The 2017 edition of the Pitchfork Music Festival is now officially in the history books. It’s been three incredible days of music, and arguably one of the festival’s best years in recent memory. Sunday brought another fair share of surprises and delights, though one truly disappointing piece of news created a minor hiccup in an otherwise smooth day (and weekend). That disappointing news was that experimental electronica duo The Avalanches were forced to cancel their set at the very last minute due to a serious family illness. These things happen, and of course wish nothing but the best for the group and those they care about. It would have been their first-ever show in Chicago, so hopefully they’ll make up the date at some point in the near future (though that would likely be at a separate venue for a separate ticket price). The cancellation resulted in a minor schedule change, moving Jamila Woods from the small Blue stage over to the much larger Green stage to take The Avalanches’ place. More on her performance in the recap below. Please join me after the jump for further details about all the various performances that took place on Sunday. And if you missed the recaps from Friday or Saturday, just click on the links and you’ll be transported directly there. Keep an eye out for photos posts here within the next few days.

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Pitchfork Music Festival 2017: Saturday Recap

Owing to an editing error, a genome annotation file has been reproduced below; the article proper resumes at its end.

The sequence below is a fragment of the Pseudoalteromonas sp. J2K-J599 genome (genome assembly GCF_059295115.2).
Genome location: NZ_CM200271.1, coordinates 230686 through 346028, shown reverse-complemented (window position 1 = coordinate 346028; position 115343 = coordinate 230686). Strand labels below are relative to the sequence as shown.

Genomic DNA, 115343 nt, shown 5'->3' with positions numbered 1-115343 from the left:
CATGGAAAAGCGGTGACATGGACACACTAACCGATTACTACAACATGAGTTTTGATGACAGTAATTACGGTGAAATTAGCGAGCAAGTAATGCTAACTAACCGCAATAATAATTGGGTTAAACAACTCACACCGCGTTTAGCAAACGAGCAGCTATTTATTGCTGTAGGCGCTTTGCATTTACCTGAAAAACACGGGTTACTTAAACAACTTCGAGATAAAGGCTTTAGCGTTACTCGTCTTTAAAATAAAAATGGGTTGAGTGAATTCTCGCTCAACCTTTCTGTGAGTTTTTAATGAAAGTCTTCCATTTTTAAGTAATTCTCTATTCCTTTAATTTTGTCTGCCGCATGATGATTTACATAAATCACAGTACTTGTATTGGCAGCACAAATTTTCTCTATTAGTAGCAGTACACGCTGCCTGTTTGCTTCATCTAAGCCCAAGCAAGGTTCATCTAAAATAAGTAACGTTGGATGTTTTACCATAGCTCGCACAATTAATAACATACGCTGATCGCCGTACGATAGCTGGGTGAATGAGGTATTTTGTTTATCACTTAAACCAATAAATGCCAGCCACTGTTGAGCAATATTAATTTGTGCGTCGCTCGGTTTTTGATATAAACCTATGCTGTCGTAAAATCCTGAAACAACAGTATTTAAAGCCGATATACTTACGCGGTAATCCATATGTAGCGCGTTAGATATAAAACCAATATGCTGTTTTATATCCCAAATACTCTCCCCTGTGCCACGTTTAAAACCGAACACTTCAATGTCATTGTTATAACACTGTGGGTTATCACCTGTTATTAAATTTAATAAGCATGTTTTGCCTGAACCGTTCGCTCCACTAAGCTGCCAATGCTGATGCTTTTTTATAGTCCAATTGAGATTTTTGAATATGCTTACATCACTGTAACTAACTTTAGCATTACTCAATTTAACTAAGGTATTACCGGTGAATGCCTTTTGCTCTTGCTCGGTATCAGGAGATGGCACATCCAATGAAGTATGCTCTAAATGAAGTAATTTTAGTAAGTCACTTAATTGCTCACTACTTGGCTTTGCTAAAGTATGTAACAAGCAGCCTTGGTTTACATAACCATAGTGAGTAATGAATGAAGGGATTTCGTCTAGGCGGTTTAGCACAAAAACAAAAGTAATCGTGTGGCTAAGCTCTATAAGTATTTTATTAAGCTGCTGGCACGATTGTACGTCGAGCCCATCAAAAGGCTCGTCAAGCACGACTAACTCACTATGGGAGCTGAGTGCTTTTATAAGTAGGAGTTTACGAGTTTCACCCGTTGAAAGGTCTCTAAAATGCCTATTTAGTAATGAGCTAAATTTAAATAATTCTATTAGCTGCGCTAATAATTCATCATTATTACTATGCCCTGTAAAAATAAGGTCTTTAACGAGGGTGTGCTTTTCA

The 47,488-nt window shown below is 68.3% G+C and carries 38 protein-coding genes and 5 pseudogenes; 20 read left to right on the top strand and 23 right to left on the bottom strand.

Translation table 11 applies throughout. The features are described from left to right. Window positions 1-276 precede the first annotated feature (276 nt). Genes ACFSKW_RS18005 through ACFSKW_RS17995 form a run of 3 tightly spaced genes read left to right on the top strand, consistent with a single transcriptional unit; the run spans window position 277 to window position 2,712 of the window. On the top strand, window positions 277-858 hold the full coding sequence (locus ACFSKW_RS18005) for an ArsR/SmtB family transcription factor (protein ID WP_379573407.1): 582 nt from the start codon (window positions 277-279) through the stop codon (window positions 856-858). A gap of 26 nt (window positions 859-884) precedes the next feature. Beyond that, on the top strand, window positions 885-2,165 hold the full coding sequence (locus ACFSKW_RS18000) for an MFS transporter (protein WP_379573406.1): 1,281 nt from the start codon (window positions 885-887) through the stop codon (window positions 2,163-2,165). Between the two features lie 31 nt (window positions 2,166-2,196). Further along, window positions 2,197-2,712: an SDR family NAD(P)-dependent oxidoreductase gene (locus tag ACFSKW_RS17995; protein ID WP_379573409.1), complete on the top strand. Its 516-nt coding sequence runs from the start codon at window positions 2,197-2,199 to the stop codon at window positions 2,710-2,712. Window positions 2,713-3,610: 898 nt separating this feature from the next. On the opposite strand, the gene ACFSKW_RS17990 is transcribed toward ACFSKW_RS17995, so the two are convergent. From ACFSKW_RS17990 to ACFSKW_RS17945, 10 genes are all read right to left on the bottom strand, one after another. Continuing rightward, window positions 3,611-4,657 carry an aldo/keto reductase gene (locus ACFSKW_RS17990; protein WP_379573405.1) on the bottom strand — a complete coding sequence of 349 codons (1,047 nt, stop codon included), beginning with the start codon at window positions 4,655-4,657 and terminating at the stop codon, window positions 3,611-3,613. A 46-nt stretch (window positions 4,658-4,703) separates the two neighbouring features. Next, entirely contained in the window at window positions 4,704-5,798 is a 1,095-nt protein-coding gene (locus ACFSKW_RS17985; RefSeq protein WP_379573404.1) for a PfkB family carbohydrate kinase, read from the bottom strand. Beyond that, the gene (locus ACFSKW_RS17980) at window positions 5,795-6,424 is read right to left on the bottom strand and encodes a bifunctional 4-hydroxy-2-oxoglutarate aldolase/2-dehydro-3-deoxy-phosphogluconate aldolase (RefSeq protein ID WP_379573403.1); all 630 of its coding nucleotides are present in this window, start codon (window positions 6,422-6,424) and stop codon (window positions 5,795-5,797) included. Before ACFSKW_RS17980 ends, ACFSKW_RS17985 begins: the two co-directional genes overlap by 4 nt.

Two days down, one left to go. While I’m always impressed with the general lineup and flow of the schedule for just about any day of the Pitchfork Music Festival on any given year, there was something about Saturday this year that stood out. I had a strange sense of uncertainty about how some of the performances would go, and about how the crowds would react to them. Sometimes you’re expecting a rousing success and instead it turns out to be a tepid mess that nobody likes. Other times you watch an artist pouring his or her heart out while a bunch of people chat instead of paying attention to what’s happening on stage. The music festival world can be a complex and fickle beast. So on a day where it felt like there were more question marks about artists than usual, I’m pleased to report that the entire day went tremendously well. So much so that it handily bested Friday and I can’t imagine Sunday improving upon it. But we’ll just have to wait and see! In the meantime, please join me after the jump for a lengthy summary of every performance I witnessed on Saturday. They’re all sorted by paragraph, with the artist name bolded for easier navigation. I’ll be sharing a full photo set from Saturday at some point in the coming days, so keep an eye out for that!